“Like many contemporary artists who have chosen to work with available materials off canvas and outside the traditional edges of painting, she draws into her scope the everyday atmosphere of her studio and its immediate surrounds. The content of the paintings and the materials themselves seem at once alive and questioning, offering audiences points of stimulation as they navigate the installation.”
“At every point, Pataialii seems to test what a painting might be or how it might operate. She paints on drop sheets and mink blankets, often with house paint, spray paint or charcoal—materials that reference the everyday and art traditions simultaneously. It is her ability as both a painter and an exhibition-maker that really stood out to the judges. The experiences she created in Solid Gold are ultimately exercises in creating space in which her painting can act, rather than just be.”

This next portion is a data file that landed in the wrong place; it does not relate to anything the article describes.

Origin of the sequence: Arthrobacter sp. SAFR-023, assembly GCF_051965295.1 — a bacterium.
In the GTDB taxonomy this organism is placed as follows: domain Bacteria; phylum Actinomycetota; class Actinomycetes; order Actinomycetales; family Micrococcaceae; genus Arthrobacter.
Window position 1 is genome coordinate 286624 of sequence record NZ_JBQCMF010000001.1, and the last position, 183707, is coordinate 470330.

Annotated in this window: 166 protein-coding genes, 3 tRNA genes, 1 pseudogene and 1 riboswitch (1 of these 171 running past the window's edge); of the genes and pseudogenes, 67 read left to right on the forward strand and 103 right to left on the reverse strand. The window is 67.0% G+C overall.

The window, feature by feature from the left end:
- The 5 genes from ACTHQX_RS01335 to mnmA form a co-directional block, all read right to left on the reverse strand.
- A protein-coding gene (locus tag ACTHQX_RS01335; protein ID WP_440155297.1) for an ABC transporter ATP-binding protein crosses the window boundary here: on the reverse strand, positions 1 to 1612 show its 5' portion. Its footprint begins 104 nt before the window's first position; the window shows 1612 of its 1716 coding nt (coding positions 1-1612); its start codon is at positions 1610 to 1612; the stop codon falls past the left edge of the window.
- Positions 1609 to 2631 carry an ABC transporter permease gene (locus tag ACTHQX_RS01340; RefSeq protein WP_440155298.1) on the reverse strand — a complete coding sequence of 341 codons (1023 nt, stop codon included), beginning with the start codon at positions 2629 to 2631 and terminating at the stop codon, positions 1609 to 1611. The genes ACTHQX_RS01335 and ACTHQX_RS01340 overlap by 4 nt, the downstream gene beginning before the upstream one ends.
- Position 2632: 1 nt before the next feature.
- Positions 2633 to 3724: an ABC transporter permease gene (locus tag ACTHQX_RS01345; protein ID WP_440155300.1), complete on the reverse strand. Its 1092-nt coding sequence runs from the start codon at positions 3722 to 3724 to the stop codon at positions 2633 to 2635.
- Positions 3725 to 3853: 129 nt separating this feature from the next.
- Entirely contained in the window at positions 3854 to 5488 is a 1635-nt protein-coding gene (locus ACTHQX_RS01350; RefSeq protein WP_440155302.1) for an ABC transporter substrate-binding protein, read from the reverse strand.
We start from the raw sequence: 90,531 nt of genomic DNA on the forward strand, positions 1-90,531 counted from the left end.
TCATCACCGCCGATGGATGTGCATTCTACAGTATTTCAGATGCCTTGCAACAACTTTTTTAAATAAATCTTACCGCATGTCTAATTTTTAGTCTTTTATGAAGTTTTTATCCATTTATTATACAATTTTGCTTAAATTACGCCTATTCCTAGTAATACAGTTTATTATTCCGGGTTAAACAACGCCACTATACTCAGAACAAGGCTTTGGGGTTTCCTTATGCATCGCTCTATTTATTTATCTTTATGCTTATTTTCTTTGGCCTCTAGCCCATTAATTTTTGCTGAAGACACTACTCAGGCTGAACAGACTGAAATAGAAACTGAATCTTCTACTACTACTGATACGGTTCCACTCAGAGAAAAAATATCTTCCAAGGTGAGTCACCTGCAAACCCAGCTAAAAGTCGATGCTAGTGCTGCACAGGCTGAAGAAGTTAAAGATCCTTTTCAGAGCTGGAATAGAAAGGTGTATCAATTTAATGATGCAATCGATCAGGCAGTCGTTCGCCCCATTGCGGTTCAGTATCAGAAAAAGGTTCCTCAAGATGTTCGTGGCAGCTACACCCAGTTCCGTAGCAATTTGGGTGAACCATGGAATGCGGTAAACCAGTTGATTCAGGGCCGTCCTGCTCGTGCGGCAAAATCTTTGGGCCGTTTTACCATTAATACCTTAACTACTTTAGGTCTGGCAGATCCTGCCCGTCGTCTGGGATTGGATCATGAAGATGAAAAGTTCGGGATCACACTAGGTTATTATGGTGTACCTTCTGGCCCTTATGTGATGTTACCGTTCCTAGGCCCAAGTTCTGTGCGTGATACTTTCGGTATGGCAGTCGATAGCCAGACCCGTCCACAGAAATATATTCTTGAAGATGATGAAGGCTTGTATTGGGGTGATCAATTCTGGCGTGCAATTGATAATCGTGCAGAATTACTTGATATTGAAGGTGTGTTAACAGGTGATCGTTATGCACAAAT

Director of Tauranga Art Gallery Alice Hutchison is delighted to be presenting Pataialii with the award at a celebratory evening on June 8, 2019 and working together to curate Pataialii’s 2020 exhibition.
Christina Pataialii, Solid Gold (installation), 2018. Photo: Sam Hartnett.